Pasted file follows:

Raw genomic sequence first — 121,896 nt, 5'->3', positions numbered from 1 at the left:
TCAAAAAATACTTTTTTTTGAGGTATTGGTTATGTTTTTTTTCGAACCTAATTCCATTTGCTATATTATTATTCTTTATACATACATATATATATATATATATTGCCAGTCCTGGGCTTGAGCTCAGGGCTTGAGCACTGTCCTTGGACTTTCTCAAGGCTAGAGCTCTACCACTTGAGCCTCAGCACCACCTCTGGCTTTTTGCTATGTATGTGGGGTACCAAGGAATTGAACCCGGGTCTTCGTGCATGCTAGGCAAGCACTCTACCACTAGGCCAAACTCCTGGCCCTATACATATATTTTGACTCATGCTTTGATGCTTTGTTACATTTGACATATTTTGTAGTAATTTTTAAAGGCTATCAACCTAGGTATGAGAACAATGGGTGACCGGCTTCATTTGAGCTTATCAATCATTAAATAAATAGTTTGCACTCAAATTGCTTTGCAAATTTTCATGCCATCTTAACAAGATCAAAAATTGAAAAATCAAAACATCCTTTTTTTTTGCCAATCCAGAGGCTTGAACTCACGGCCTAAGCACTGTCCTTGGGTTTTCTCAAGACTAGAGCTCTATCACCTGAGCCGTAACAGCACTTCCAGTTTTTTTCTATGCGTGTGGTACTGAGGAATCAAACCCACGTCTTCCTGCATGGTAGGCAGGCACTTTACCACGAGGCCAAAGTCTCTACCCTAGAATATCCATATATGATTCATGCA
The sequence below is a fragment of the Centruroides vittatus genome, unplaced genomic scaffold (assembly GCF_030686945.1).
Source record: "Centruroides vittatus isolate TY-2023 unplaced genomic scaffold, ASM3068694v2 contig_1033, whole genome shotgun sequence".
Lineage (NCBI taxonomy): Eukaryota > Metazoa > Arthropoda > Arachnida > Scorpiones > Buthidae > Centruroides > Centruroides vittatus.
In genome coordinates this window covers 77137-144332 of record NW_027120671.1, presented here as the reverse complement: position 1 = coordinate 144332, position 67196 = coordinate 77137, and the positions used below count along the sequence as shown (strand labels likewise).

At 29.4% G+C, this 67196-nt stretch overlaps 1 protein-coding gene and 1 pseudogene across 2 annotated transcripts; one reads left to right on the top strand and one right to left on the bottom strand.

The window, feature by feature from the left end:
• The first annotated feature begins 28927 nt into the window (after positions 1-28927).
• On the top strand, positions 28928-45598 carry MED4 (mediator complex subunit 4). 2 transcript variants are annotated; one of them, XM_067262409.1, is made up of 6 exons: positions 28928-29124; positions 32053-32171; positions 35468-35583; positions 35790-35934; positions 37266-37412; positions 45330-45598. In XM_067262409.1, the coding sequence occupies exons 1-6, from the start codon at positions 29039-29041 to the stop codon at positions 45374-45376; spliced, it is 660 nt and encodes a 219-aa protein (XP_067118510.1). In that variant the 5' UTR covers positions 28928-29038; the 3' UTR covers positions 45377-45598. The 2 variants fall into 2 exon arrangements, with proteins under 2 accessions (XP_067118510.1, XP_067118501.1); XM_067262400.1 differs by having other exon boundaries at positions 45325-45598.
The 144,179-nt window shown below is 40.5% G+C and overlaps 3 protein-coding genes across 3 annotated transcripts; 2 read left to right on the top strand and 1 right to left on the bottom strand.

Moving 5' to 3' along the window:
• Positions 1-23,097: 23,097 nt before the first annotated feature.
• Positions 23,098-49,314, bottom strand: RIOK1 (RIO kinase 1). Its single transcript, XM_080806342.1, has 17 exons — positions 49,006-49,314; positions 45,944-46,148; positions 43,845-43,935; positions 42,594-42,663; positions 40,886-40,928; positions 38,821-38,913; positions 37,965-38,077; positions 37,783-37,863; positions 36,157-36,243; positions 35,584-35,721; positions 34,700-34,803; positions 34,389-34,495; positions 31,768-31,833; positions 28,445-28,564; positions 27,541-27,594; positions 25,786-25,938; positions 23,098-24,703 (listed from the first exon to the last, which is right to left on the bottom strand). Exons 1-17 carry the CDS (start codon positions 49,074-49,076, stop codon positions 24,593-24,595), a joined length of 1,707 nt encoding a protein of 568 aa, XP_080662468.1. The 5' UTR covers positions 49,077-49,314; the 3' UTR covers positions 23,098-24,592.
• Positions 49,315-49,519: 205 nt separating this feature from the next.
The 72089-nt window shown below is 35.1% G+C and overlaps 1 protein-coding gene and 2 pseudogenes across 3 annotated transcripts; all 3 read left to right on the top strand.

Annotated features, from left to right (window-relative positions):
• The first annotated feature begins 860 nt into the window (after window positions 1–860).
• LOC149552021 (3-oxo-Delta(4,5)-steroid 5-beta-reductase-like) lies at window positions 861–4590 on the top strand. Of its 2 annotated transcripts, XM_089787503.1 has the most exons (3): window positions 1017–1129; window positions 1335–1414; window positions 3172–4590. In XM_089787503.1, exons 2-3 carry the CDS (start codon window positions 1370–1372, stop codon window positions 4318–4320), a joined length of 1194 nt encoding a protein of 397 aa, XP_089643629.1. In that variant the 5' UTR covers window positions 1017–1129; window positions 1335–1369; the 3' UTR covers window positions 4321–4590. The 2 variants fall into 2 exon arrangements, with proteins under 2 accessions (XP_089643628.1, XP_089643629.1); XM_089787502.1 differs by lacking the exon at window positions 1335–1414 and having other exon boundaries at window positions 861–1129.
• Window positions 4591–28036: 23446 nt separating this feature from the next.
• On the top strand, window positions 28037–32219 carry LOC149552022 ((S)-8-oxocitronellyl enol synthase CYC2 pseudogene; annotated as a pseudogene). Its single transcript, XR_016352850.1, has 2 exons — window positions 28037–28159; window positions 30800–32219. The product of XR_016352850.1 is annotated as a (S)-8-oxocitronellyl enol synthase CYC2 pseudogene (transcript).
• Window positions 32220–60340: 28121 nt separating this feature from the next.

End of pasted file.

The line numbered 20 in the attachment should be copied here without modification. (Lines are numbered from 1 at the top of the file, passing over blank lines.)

• Window positions 4591–28036: 23446 nt separating this feature from the next.